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what is the correct way to determine that an AJAX call is successful?

I see in prototype.js

    return !status || (status >= 200 && status < 300);

and in jQuery:

    // IE error sometimes returns 1223 when it should be 204 so treat it as success, see #1450
    return !xhr.status && location.protocol == "file:" ||
        ( xhr.status >= 200 && xhr.status < 300 ) || xhr.status == 304 || xhr.status == 1223;

which one is correct? If we don't use any Javascript library but write the AJAX in basic Javascript, which one should we use?

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up vote 5 down vote accepted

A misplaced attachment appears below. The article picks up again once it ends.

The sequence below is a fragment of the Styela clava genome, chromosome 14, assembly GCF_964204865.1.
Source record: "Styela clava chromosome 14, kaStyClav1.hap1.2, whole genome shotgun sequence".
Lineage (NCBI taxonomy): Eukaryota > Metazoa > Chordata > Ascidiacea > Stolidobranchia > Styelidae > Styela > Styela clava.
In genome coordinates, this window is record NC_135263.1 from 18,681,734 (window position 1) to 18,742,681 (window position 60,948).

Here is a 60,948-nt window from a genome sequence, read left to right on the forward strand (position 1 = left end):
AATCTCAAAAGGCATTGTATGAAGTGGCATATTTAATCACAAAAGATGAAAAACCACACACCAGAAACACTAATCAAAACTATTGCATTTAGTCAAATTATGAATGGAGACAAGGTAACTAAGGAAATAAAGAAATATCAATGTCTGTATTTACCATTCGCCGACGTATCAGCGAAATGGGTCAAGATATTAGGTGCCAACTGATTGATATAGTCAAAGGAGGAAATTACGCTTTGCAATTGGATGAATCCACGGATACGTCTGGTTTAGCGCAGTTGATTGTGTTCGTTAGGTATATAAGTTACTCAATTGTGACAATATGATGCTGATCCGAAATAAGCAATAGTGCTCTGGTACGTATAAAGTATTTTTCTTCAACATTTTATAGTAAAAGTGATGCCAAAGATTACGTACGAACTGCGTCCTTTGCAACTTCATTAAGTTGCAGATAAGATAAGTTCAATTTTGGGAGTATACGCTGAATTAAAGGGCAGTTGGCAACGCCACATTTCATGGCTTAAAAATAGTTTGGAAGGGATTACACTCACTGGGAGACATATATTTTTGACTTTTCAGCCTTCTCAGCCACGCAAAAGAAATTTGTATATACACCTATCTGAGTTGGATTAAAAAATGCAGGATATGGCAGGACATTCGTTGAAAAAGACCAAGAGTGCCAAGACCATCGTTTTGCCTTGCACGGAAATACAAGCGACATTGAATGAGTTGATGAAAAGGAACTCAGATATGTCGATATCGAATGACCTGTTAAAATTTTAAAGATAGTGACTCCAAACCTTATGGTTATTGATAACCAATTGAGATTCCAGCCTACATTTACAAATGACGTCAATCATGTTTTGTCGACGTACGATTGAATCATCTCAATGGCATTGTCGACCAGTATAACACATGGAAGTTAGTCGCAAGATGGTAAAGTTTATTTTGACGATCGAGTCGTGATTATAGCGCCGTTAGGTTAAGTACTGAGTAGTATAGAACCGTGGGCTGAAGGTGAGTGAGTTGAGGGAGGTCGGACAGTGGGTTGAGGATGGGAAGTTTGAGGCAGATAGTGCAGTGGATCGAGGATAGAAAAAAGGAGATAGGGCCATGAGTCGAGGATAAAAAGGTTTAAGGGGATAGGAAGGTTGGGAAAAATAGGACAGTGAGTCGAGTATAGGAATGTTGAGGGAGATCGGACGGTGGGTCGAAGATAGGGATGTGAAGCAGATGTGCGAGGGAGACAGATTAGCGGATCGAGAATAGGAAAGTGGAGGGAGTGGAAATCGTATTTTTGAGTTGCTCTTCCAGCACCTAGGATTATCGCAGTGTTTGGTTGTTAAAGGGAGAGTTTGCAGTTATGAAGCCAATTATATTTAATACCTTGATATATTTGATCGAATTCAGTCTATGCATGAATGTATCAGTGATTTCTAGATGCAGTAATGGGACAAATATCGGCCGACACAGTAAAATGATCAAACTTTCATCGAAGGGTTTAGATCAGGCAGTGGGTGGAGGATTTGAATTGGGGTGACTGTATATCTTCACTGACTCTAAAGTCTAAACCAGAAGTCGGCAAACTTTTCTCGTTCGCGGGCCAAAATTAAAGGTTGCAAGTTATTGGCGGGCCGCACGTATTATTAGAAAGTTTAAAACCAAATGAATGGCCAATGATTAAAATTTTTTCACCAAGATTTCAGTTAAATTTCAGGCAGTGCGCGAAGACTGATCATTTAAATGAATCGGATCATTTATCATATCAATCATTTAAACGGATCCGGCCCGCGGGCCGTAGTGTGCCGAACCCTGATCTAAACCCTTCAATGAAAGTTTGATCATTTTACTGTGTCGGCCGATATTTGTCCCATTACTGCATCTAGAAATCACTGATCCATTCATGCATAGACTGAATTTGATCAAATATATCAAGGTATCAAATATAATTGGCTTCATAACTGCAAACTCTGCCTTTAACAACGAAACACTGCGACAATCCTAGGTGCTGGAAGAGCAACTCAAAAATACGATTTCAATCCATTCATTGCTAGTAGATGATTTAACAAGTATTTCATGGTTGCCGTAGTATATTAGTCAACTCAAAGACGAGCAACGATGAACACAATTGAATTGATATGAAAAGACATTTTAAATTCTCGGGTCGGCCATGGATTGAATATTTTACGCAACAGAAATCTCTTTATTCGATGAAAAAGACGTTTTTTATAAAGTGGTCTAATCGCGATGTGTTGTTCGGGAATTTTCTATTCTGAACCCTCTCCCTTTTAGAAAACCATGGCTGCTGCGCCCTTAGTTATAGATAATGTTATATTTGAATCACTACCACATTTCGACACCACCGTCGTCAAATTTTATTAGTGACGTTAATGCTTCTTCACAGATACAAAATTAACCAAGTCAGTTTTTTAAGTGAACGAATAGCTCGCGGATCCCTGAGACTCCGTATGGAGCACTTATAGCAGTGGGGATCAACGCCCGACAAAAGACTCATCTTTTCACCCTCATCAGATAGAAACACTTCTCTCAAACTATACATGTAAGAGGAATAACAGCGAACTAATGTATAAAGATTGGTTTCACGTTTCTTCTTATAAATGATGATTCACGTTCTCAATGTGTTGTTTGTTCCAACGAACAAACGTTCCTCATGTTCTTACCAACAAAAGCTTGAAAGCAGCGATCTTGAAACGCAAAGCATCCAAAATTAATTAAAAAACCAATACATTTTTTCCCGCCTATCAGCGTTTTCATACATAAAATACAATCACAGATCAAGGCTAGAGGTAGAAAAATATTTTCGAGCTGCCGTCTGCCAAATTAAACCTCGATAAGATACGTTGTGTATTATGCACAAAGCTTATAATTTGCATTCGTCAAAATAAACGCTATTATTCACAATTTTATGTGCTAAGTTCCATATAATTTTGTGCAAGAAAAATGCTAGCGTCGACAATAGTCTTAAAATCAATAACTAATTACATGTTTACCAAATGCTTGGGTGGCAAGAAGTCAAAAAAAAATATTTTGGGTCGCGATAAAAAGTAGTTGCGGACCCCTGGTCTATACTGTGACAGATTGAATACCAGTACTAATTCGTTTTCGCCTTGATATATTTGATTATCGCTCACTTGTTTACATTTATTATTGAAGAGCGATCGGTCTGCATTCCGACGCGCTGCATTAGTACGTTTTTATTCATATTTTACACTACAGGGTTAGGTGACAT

Prototype seems more 'correct' as it only treats valid HTTP success codes as success. jQuery is more robust as it takes account of bugs and other things that are frequently success codes.

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/seconded - I would not regard a 304 as successful for example, that should instead cause another cycle of behaviour before overall success can be established – annakata May 29 '09 at 11:11
both of them so well establish a javascript library... but differ in opinion of how it is to be successful – 太極者無極而生 May 29 '09 at 17:51

HTTP statuses fall into these categories:

2XX: success

3XX: redirect

4XX: client error

5XX: server error.

So 200-300 is an "ok" result for an ajax call.

for more details on status codes, check out



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304 is was not modified, so it is equally valid too, it seems – 太極者無極而生 May 29 '09 at 17:50

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